In the light of Mr Juncker’s report, the Congress President and Mr Delebarre, the new President of the EU Committee of the Regions, meeting in Innsbruck on 11 May on the occasion of the XXIII General Assembly of CEMR, discussed ways of furthering cooperation between the two bodies.

    10 COMMUNICATION: A NEW GRAPHIC IDENTITY FOR THE CONGRESS

    At the end of 2005, a Communication Unit was set up within the Congress Secretariat, as part of the Secretariat’s restructuring, with the objective of defining better the communication strategy for the Congress, raising its visibility and giving it a new visual identity. Since the Unit became operational, a new graphic line for the Congress has been developed, and new stationary items, visibility objects and protocol presents have been produced in accordance with this graphic line. The Unit has also launched a new Congress website and is currently working on improving the Congress Yearbook online as an important research and consultation tool, more user-friendly and with more practical functions. In addition, a new graphic line for Congress publications, leaflets, brochures and posters is being developed, alongside with a CD-ROM presenting the Congress and its work.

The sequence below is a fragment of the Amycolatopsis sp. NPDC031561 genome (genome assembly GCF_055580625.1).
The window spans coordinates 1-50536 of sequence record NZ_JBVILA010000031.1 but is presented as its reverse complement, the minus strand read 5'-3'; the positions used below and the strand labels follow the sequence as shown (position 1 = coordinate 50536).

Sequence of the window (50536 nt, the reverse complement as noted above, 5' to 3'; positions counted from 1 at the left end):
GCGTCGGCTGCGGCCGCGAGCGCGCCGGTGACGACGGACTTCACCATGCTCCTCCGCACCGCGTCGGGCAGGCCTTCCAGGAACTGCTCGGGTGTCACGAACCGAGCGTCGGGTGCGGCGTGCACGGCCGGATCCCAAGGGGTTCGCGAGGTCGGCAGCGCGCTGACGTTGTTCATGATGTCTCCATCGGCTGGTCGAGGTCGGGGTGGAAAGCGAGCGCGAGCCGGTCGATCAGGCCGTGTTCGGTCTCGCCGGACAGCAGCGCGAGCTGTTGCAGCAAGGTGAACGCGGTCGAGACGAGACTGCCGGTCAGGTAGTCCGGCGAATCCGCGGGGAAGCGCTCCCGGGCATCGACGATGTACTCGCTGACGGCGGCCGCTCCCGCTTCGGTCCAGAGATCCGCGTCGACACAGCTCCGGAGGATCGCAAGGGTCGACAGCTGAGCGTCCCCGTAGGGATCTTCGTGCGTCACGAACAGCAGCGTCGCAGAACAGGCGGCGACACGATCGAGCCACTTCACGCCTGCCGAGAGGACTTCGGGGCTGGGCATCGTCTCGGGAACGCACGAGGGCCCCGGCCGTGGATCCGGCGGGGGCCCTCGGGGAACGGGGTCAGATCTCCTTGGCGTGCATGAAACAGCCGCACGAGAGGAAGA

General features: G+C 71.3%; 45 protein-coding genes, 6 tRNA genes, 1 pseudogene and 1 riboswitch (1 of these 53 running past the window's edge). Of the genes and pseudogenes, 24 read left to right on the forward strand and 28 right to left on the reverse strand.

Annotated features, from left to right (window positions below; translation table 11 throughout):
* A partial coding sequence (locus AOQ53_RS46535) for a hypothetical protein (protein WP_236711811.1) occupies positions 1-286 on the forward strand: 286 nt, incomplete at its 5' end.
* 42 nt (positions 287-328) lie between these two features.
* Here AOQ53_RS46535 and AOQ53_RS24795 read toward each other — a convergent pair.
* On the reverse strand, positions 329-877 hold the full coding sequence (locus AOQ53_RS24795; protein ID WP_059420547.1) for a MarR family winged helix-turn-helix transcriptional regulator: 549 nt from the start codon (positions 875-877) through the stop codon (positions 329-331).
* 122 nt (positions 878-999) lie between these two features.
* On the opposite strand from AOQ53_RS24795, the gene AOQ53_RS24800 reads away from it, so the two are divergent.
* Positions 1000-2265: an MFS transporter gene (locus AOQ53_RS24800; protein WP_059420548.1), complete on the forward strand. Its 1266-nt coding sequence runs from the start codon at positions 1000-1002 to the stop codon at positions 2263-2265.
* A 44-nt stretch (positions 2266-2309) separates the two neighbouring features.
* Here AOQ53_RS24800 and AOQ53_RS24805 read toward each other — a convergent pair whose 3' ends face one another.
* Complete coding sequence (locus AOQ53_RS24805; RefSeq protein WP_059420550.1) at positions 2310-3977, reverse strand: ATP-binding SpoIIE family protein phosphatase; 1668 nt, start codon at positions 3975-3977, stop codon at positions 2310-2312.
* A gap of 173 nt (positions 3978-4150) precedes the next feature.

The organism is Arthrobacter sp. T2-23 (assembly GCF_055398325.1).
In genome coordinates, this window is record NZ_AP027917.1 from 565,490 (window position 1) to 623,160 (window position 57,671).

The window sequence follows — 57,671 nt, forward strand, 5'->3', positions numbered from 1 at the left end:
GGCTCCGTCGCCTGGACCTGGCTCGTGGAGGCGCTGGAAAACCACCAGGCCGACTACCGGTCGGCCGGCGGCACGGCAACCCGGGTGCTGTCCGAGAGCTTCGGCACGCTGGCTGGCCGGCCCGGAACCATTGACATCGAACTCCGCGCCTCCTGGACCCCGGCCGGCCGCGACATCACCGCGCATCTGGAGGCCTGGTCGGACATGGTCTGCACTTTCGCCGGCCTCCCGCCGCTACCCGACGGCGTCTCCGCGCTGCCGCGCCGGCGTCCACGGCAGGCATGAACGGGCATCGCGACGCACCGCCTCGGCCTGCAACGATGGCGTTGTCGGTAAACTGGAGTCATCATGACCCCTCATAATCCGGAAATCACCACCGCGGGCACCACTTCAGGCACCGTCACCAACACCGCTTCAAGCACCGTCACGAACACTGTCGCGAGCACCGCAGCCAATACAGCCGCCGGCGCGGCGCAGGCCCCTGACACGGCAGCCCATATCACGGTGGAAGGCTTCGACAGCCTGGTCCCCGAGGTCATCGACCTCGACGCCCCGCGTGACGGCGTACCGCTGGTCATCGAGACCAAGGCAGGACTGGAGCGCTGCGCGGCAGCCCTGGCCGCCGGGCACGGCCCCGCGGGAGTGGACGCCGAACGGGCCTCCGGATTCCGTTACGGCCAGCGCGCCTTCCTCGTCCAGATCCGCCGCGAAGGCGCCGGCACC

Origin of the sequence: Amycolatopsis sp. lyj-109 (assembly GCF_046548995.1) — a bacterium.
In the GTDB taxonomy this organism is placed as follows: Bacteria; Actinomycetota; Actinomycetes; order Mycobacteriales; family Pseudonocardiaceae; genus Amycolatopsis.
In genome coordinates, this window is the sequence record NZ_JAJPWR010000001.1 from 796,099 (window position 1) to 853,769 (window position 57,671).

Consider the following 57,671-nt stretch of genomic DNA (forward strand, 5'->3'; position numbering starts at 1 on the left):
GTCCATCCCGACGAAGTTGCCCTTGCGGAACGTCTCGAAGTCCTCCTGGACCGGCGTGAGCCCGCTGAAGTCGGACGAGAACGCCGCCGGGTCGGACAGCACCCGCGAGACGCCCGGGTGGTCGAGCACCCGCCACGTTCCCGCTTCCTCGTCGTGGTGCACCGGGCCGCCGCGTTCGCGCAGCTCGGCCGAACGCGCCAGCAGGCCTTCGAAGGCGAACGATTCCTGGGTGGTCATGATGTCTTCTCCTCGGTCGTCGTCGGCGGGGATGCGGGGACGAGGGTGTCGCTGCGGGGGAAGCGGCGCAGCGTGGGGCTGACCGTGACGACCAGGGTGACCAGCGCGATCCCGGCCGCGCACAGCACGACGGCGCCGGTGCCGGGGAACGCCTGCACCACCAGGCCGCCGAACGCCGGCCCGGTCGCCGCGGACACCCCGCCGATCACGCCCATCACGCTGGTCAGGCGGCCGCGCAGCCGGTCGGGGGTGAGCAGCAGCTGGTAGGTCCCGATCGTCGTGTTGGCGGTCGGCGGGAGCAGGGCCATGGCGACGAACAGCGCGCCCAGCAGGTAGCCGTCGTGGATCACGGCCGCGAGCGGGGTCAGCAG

11 OTHER ACTIVITIES

    11.1 Local Democracy Agencies